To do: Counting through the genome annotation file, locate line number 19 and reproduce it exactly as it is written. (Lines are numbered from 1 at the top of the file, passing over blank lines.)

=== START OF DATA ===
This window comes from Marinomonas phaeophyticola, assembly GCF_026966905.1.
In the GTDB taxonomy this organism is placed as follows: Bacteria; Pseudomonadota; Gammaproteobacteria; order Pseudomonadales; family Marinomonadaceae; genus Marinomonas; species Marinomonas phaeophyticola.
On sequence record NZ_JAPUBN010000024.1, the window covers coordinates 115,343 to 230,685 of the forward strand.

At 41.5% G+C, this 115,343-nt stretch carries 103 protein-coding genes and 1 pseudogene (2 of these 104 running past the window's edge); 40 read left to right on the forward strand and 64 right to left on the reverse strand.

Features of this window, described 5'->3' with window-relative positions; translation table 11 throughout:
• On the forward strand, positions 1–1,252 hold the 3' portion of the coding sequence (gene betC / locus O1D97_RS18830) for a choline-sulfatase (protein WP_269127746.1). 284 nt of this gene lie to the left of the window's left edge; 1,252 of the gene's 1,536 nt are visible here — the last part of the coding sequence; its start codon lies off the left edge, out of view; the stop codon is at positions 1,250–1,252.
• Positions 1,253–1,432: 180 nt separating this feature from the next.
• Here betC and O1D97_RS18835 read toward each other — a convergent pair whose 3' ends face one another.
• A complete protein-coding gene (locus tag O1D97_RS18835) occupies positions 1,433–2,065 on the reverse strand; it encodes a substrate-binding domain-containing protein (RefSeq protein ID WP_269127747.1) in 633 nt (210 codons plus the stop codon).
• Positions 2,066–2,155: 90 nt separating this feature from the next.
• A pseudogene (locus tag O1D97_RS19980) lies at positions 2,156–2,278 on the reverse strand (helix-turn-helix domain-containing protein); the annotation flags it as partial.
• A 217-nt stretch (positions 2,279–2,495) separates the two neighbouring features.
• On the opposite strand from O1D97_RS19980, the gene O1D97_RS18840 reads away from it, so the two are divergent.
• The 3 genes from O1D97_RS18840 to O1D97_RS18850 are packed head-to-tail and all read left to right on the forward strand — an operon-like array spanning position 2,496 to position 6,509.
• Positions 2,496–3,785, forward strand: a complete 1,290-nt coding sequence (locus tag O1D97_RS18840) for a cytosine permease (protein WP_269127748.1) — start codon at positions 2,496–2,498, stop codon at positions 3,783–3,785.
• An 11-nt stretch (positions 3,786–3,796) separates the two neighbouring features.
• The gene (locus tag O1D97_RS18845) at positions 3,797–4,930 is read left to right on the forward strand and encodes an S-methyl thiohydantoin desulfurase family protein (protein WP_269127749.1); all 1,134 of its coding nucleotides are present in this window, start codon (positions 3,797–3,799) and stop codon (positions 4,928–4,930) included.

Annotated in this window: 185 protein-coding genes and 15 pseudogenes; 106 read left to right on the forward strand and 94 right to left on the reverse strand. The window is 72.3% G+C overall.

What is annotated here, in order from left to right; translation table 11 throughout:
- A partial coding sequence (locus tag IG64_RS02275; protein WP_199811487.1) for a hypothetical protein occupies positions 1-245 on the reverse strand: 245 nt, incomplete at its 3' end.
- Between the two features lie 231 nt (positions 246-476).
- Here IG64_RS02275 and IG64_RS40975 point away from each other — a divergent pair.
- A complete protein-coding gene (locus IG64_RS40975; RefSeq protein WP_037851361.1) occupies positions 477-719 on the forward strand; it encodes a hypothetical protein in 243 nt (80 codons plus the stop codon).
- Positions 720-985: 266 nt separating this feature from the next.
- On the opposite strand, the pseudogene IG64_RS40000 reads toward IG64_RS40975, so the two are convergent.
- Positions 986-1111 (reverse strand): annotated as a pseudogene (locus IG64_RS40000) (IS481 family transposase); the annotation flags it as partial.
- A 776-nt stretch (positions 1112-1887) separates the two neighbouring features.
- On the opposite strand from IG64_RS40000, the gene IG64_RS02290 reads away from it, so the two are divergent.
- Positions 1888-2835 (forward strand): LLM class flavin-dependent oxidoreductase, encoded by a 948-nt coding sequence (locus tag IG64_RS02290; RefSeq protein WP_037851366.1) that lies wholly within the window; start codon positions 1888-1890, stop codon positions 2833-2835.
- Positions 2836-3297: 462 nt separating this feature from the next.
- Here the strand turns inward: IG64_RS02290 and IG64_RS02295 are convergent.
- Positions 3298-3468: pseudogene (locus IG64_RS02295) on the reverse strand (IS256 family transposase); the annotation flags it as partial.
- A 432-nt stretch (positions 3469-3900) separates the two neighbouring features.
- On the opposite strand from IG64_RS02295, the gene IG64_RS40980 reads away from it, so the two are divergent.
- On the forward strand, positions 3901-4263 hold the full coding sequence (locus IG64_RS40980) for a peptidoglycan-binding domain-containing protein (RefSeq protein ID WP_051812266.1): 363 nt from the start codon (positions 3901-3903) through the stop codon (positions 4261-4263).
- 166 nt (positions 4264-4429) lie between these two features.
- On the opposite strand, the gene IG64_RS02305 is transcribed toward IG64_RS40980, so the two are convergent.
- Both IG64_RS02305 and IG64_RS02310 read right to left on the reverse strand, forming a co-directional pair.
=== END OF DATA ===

What is annotated here, in order from left to right; translation table 11 throughout: